The POTENTIOMETER METHOD measures the voltage to the ground of a center-tapped resistor, connected across the exciter output voltage. If some point in the winding becomes grounded, there will be a potential between that point and the point to which the voltage relay is connected.
The only problem is that should a point very close to the center of the winding become grounded, the center-tapped potentiometer would not detect it. To check that this has not happened, a manual switch is arranged to move the test point from the center to some other point along the resistor. The operator can check this periodically to ensure that the system is sound.
A better method is the AC INJECTION METHOD, which connects an AC voltage to the field winding through a capacitor. Should any point on the field winding become grounded, the circuit will be complete and the relay will trip. This system has no blind point. There is a disadvantage, however, in that some current will flow through the capacitance from the field winding to the rotor body, through the rotor body, the bearings, and to the ground. This has the potential of causing erosion of the metal in the bearings.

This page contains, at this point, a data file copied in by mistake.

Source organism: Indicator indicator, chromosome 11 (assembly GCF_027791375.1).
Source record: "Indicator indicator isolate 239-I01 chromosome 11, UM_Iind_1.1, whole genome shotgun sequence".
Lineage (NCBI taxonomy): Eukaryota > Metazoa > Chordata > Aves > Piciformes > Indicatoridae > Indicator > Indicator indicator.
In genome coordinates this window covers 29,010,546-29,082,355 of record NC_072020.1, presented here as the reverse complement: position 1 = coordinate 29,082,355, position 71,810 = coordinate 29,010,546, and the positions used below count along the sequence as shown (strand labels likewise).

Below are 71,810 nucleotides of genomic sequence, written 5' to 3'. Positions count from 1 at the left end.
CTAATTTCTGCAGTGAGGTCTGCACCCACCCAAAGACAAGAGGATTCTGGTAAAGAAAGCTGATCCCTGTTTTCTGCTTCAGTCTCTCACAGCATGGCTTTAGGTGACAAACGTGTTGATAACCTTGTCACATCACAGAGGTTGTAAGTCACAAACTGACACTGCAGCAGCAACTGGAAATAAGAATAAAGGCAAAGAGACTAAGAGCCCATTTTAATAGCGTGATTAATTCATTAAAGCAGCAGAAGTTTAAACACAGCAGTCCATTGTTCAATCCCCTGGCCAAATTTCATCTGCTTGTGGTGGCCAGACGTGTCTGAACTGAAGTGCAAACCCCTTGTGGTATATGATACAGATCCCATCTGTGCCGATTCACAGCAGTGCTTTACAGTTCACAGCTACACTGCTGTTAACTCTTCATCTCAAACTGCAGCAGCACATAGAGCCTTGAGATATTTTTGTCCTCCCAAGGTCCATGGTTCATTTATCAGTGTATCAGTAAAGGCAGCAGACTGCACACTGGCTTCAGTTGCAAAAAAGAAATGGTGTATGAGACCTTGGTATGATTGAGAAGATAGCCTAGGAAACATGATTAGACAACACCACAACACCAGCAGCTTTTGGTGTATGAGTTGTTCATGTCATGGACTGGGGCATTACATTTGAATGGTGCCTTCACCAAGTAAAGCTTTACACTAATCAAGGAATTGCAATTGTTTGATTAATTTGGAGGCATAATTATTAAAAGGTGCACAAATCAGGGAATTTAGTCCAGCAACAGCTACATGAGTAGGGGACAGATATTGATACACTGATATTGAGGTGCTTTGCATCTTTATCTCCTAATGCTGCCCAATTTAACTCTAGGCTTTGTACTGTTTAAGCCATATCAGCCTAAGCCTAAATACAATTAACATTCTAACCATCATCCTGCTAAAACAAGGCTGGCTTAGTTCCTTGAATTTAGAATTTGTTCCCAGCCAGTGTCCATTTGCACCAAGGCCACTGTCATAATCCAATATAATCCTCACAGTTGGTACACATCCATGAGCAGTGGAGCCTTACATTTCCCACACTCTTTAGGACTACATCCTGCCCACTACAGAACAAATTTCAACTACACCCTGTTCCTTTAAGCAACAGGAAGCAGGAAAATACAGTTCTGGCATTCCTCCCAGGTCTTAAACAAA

A still better method is the DE INJECTION METHOD. The de-output of the transformer-rectifier unit is connected to bias the positive side of the field circuit to a negative voltage relative to the ground. A ground at any point on the field winding will complete the circuit to the grounded side of the relay. The relay is a sensitive current relay in this case, but must not be so sensitive that it will trip due to normal insulation leakage current. The current through the relay is limited by the high impedance of the rectifier.
A special problem is presented in the case of the brushless exciter. This exciter is an alternator-rectifier exciter that is physically on the rotor and rotating at synchronous speed.
The field for the alternator is stationary. The basis of the design is that there is no need for brushes between the field winding and the casing of the machine. In this type of exciter, there is usually no access to the field circuit; therefore, the previous types of ground detectors will not work. The only portion of the excitation system that is accessible to the outside is the field of the alternator exciter. Any severe fault oil in the field winding will require excess field current, hence excess excitation for the alternator rectifier. The backup is a vibration monitor that can take action if a severe field winding fault occurs.
3) OPEN-FIELD WINDING
The field winding open circuits are rare, but prompt action is required when an open occurs because it will be accompanied by arcing that can do great damage to the rotor iron. An open circuit that does not involve ground will cause a sudden drop in field current that can be detected by a loss-of-field relay.
4) OVERHEATING OF THE FIELD WINDING
The temperature of the field winding can be monitored by an ohmmeter type of detector that measures the winding resistance of the field. Such an instrument is often calibrated in temperature, rather than ohms, for a direct estimation of the winding temperature.